With the assistance of the independent consultant, the plan’s fiduciaries (or a delegate thereof) shall issue requests for proposals for recordkeeping and administrative services. The requests for proposal shall request that any proposal provided by a service provider for basic recordkeeping services to the plan include an agreement that the service provider will not solicit current plan participants for the purpose of cross-selling proprietary non-plan products and services. After conducting the request for proposal for recordkeeping services, the independent consultant shall provide a recommendation to the plan’s fiduciaries regarding whether the plan should use a single recordkeeper or more than one recordkeeper. To the extent the plan’s fiduciaries decide not to follow a recommendation, the plan’s fiduciaries shall document the reasons for that decision and provide those reasons in writing to plaintiffs’ counsel along with the consultant’s written report(s), if any, or other documentation reflecting the consultant’s recommendation and basis for such recommendation.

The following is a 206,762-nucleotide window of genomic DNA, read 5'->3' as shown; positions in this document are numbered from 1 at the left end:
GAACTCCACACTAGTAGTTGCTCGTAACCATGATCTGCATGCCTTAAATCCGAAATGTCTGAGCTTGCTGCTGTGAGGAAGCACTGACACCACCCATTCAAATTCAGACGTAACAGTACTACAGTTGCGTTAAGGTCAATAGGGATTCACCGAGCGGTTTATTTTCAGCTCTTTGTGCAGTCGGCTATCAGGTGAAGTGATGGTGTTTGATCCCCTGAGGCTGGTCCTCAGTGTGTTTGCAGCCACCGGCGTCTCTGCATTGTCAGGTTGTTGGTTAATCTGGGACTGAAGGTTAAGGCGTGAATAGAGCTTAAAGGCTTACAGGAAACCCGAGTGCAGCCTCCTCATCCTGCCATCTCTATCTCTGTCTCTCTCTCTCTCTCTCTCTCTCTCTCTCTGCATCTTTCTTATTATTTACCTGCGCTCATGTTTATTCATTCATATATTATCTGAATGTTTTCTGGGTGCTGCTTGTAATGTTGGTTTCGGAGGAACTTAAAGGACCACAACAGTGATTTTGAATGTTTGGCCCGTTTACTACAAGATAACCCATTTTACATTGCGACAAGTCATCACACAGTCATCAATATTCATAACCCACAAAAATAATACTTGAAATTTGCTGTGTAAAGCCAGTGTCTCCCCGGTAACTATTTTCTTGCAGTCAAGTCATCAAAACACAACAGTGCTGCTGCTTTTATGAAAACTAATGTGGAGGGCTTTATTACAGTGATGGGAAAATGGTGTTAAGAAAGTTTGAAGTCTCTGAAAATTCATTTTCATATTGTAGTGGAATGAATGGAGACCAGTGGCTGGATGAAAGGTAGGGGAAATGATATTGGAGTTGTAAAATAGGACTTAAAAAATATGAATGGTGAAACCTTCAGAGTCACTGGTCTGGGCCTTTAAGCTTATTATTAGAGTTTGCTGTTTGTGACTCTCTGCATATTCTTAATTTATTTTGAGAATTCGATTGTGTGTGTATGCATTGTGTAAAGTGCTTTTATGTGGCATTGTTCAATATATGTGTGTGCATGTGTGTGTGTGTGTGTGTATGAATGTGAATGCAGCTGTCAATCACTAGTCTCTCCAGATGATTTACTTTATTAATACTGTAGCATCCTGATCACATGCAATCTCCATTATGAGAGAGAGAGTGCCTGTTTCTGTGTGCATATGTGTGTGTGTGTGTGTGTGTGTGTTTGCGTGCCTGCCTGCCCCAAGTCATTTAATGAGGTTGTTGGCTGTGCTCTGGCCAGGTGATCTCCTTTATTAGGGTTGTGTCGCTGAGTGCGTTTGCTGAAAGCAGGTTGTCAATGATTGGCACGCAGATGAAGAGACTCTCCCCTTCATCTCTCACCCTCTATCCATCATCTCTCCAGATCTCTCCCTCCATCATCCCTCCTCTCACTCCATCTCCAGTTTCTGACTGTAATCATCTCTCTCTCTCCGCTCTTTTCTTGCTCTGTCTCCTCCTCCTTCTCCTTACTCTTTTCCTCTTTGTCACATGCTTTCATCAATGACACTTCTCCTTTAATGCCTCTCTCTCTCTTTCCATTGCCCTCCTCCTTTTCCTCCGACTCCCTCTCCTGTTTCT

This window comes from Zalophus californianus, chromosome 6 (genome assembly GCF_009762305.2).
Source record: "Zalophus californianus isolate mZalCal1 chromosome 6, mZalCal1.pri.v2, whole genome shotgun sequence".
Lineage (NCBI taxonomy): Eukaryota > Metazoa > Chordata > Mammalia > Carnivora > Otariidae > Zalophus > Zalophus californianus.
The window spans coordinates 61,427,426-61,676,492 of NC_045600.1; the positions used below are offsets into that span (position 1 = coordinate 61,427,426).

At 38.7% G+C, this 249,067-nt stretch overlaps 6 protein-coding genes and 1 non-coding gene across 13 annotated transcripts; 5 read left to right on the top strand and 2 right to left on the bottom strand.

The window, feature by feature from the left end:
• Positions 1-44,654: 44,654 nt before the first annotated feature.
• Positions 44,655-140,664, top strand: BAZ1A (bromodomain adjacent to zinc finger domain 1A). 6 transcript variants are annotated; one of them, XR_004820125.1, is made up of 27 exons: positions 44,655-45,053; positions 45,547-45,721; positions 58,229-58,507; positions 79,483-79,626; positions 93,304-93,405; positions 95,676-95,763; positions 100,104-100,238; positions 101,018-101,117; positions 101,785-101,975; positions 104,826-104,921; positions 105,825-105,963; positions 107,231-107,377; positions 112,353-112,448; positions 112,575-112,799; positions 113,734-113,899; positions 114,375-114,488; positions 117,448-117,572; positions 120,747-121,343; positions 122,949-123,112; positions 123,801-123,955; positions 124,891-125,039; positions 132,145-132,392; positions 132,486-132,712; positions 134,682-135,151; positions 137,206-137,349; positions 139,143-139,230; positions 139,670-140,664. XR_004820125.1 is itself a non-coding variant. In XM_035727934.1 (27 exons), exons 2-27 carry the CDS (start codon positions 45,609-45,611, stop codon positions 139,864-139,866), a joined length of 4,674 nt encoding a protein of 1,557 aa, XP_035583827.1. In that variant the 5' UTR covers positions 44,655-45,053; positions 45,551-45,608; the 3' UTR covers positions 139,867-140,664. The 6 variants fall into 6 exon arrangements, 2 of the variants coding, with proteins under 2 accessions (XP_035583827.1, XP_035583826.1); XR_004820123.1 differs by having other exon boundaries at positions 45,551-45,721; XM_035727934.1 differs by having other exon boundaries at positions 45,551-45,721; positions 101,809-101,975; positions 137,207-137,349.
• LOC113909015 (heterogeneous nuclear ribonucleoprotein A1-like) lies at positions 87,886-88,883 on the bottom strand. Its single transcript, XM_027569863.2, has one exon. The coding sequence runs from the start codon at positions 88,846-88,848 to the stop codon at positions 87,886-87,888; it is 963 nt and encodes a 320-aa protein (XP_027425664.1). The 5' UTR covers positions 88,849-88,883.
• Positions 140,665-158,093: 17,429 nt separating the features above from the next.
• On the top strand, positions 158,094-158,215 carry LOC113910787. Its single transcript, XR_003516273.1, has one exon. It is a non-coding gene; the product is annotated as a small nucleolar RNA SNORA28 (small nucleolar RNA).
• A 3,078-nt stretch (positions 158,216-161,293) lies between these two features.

Within 30 days of selecting the recordkeeper(s), the plan’s fiduciaries shall provide to plaintiffs’ counsel the final bid amounts that were submitted in response to the request for proposals and shall identify the selected recordkeeper(s), which shall be accompanied by the final agreed upon contract(s).
While Hall says this seems embarrassing—“It’s like elementary school students having to get step-by-step instructions from a teacher and check in”—she still says it is instructive for plan sponsors.
Menasco suggests 403(b) plan sponsors audit their investment options for underperformance and expenses, benchmark their service provider relationships for fees relative to peers, and look at the structure of their investment menu. “The worst place to be is to have expensive investments that don’t over perform and have no record of what they were compared to and why they were selected,” he says.
Ongoing legal help
“We at Hall Benefits Law talk a lot about being proactive—understanding fiduciary duties and what ERISA says,” Hall says. “It’s broad. It talks about any involvement in plan assets and administration, and plan sponsors need to understand what the responsibilities are under that. It’s not just a 403(b) plan problem, its’ a retirement plan industry problem.”